In 2013, my family visited one of the many water parks in the Wisconsin Dells.  These parks are nothing but cesspools of recycled water sanitized with heavy doses of chlorine and algaecide.  These parks are filled with daring and downright scary opportunities to approach death by plummeting into bacteria filled waters at inhuman speeds and death defying angles.  Somehow my brother-in-law convinced my 6-year-old daughter, Carissa to engage in the highest, steepest, scariest and most dangerous slide in the park…the Durango Drop! (cue the dramatic Indiana Jones style music).

As you approach the yellow, 350 ft., fiberglass chute of doom, you will find the warning signs.  “People with heart conditions should not ride,” “Pregnant women should not ride,” “Cowardly people should not ride,” “People with sensitive skin should not ride,” the lists of warnings seem endless.  After an infinite climb of the switch backed stairs, a red suited lifeguard, who seems to care more about their own perfect tan, than the well being…or age…of the would-be riders, gives instruction to each rider.  The words come in a monotone robotic voice, “Cross your feet and cross your arms over your chest.  Do not sit up during the ride and never uncross your arms or your feet or you may die.  Have a nice ride and enjoy your day on the Durango Drop!”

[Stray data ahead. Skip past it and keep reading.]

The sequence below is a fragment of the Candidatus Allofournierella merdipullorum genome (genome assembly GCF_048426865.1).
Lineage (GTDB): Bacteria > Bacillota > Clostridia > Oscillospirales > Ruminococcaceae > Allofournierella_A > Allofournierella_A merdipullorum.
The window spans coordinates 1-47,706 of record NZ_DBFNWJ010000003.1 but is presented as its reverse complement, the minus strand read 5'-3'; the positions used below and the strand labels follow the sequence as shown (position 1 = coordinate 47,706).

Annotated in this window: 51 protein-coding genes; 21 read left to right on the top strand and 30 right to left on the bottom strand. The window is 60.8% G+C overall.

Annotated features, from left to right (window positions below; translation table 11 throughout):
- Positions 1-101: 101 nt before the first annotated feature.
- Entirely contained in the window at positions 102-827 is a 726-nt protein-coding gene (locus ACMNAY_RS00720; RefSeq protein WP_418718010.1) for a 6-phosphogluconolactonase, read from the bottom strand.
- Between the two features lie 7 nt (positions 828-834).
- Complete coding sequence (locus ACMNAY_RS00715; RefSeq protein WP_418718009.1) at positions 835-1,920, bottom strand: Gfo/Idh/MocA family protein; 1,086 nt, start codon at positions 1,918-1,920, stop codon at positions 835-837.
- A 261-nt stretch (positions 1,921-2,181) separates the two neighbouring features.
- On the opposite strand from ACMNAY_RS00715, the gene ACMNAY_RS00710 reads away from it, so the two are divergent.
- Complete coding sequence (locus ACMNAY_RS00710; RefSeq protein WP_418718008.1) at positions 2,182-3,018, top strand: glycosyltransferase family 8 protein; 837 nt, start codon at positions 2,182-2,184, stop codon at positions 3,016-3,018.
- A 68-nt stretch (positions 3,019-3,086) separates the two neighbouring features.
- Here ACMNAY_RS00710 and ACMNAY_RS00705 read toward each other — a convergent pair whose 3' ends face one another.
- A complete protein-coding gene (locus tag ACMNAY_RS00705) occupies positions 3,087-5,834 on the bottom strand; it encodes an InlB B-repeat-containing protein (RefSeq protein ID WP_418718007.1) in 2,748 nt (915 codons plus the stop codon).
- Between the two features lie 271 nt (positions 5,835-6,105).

My 6-year-old daughter sat down at the top of the near 90 degree drop of the yellow shaft.  She crossed her legs.  She crossed her arms.  She laid back and began to slide down…at which time…in a panic she immediately uncrossed her legs, threw her arms out to each side, stretching to try and slow her decent, while sitting up to somehow flee from her imminent demise.  It was at this time that I, standing near the bottom, looked up to the top of the slide and saw what looked like a tiny starfish accelerating through the stream of water toward me.

As she splashed and tumbled to the bottom, she is pulled out of the water by another bronze skinned and red suited teenager.  The teenager set her back on her feet and pushed her in my direction.  She approached me like a drowned and drunken cat that had just climbed out of the muddy waters of the Mississippi. 

“Oh hello, Daddy!”

“Wow, Carissa! That was you going down that big scary slide?”

“Yes, Daddy!”

“Are you going to go again?”

“No, Daddy!”